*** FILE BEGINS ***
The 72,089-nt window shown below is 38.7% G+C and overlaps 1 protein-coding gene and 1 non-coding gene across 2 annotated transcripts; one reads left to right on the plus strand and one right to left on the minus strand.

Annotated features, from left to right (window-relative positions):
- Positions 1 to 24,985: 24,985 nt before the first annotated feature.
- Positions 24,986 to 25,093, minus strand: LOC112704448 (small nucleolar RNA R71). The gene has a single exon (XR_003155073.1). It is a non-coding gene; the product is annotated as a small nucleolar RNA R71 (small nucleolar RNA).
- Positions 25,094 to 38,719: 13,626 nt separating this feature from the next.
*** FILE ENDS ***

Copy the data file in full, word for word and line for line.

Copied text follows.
The 72,089-nt window shown below is 38.7% G+C and overlaps 1 protein-coding gene and 1 non-coding gene across 2 annotated transcripts; one reads left to right on the plus strand and one right to left on the minus strand.

Annotated features, from left to right (window-relative positions):
- Positions 1 to 24,985: 24,985 nt before the first annotated feature.
- Positions 24,986 to 25,093, minus strand: LOC112704448 (small nucleolar RNA R71). The gene has a single exon (XR_003155073.1). It is a non-coding gene; the product is annotated as a small nucleolar RNA R71 (small nucleolar RNA).
- Positions 25,094 to 38,719: 13,626 nt separating this feature from the next.